Crime Never Pays

A worker who wanted a raise
was tired of his boss's cheap ways,
so he sold tools from the shop...
to an undercover cop,
proving once again crime never pays!

This is my contribution to Mad Kane's
2nd Anniversary Edition of Limerick-Off Monday

The Palm Branches and The Lamb

Kenny had been born with a twisted limb, and despite wearing a leg brace when he was small, it had not straightened as the doctors had hoped, making walking very difficult for him.  By the time he reached school age he was able to navigate fairly well with a pair of crutches, but this required the use of his hands, so any items that he needed were carried in a tote bag that hung from his shoulder.

Each Easter Season the church that Kenny's family attended marked Palm Sunday with all the children of the congregation entering the sanctuary together, waving palm branches as they came down the aisle, while the adults sang hymns that had been passed down from generation to generation.  The part the children loved best was the tiny lamb borrowed from a local farmer, which was carried in the arms one of the older children leading the procession.  The one chosen to carry the lamb was always the envy of the other children.  When they reached the altar, the lamb was placed in a small pen that had been prepared for it.  Each child placed their palm branch in front of the pen, then reached out to pet the lamb before taking a seat along side their family in the pew.

Every year Kenny had hobbled along in the procession with his palm frond resting in his tote bag, secured to the strap.  How he dreamed of having his hands free to wave his palm branch as the other children did, more often than not tapping them on the head of the child in front of them, causing parents to stifle smiles.  As it was, he was barely able to walk down the aisle holding tightly to the handles of his crutches without tripping over the many feet around him.  The youth pastor tried hard to keep them all walking slow and spaced apart, but being children they tended to speed up and crowd together as they moved along.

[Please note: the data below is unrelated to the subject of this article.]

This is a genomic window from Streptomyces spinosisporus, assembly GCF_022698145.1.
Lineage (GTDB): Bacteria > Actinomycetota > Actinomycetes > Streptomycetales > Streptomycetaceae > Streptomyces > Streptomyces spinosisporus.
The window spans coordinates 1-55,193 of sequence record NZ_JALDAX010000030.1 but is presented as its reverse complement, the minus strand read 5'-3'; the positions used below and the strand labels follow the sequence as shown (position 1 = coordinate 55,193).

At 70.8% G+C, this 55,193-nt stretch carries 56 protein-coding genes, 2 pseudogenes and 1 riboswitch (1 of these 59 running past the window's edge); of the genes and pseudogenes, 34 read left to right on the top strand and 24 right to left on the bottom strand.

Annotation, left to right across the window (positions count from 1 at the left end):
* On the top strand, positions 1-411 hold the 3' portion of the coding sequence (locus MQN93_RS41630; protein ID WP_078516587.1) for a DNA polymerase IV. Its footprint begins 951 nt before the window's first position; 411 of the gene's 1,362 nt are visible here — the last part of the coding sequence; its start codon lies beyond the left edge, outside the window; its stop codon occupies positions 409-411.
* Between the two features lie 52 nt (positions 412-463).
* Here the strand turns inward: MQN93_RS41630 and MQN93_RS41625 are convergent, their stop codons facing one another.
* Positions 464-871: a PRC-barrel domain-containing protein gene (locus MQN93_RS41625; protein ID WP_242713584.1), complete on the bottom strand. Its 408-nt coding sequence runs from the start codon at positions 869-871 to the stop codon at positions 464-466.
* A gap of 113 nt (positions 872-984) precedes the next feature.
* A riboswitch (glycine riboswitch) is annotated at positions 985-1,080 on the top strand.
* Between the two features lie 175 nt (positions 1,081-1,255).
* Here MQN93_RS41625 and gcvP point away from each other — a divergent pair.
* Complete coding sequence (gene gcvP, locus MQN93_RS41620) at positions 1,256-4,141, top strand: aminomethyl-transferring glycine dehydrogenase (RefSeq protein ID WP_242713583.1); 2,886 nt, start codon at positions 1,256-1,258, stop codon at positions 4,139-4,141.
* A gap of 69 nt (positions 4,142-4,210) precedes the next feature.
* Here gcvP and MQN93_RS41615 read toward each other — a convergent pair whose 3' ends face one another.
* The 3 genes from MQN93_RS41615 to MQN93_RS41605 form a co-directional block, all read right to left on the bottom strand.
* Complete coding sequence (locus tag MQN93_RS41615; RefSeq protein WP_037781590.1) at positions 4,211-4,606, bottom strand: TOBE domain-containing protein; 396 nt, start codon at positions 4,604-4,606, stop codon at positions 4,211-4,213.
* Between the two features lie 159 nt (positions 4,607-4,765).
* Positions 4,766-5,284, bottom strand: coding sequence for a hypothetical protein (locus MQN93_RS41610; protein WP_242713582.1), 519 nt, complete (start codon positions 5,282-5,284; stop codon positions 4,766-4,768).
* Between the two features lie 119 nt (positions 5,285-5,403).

The year that Kenny was ten, the lamb chosen for the procession came from their farm, with Kenny being allowed to select the most perfect baby from their flock.  He spent Saturday afternoon helping his father bathe and groom it, and was so excited for the Palm Sunday Service that he had a hard time falling asleep.  He couldn't wait to find out who the pastor had chosen to lead the procession; he hoped it would be someone that loved that little lamb as much as he did, and would carry it gently, not squeezing it too tight. 

When they arrived at church the next morning, Kenny was wearing his Sunday best - dress pants, shined shoes, a white shirt, and a tie.  He fell into line with a group of children waiting to receive their palm branches while his mother stood nearby to help him secure his safely in his bag.  Much to Kenny's surprise, when he approached the youth pastor who was handing out the palms, he was led to the very front of the procession.  There waiting for him was a small basket on wheels that looked like it had been fashioned from a shopping cart.  It had been covered with palm leaves, and nestled in the soft bed of greenery lay his own little lamb.

Supporting himself with the cart, Kenny was able to move forward slowly without the need of his crutches.  There wasn't a dry eye in the church as he came down the aisle beaming proudly, pushing the cart bearing the precious lamb.  As the children got closer to the altar the adults nearest the aisle grew silent, witnessing a miracle transpiring before their eyes... Kenny was walking more upright with each step.  By the time he reached the front he was putting no weight at all on the cart handle, but was pushing it along in front of him as he walked freely behind.  Reaching the altar, Kenny bent over and scooped up the little lamb in his arms.  Climbing the two steps on his own, he placed it gently in it's pen.

"Blessed is He who comes in the name of the Lord."

I'm linking up with Msrupole's Theme Thursday 
where the prompt this week is "greenery"
And with Brenda Youngerman's Pondering With A Purpose
where this week's writing prompt is "green"